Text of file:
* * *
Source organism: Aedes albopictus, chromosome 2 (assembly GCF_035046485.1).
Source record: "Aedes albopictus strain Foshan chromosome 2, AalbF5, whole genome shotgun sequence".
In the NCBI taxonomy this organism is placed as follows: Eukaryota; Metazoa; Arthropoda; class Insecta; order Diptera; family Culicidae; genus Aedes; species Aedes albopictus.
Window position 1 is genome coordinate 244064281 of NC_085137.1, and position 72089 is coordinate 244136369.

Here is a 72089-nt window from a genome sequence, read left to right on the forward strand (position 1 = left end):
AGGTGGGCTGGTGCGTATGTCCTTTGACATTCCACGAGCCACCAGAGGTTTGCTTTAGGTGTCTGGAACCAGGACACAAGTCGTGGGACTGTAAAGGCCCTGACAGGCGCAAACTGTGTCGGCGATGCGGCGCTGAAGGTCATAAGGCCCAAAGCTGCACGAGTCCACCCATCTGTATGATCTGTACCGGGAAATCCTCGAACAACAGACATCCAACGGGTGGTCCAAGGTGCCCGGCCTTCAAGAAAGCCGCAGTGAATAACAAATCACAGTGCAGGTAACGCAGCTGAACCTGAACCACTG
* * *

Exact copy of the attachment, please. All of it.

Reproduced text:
Source organism: Aedes albopictus, chromosome 2 (assembly GCF_035046485.1).
Source record: "Aedes albopictus strain Foshan chromosome 2, AalbF5, whole genome shotgun sequence".
In the NCBI taxonomy this organism is placed as follows: Eukaryota; Metazoa; Arthropoda; class Insecta; order Diptera; family Culicidae; genus Aedes; species Aedes albopictus.
Window position 1 is genome coordinate 244064281 of NC_085137.1, and position 72089 is coordinate 244136369.

Here is a 72089-nt window from a genome sequence, read left to right on the forward strand (position 1 = left end):
AGGTGGGCTGGTGCGTATGTCCTTTGACATTCCACGAGCCACCAGAGGTTTGCTTTAGGTGTCTGGAACCAGGACACAAGTCGTGGGACTGTAAAGGCCCTGACAGGCGCAAACTGTGTCGGCGATGCGGCGCTGAAGGTCATAAGGCCCAAAGCTGCACGAGTCCACCCATCTGTATGATCTGTACCGGGAAATCCTCGAACAACAGACATCCAACGGGTGGTCCAAGGTGCCCGGCCTTCAAGAAAGCCGCAGTGAATAACAAATCACAGTGCAGGTAACGCAGCTGAACCTGAACCACTG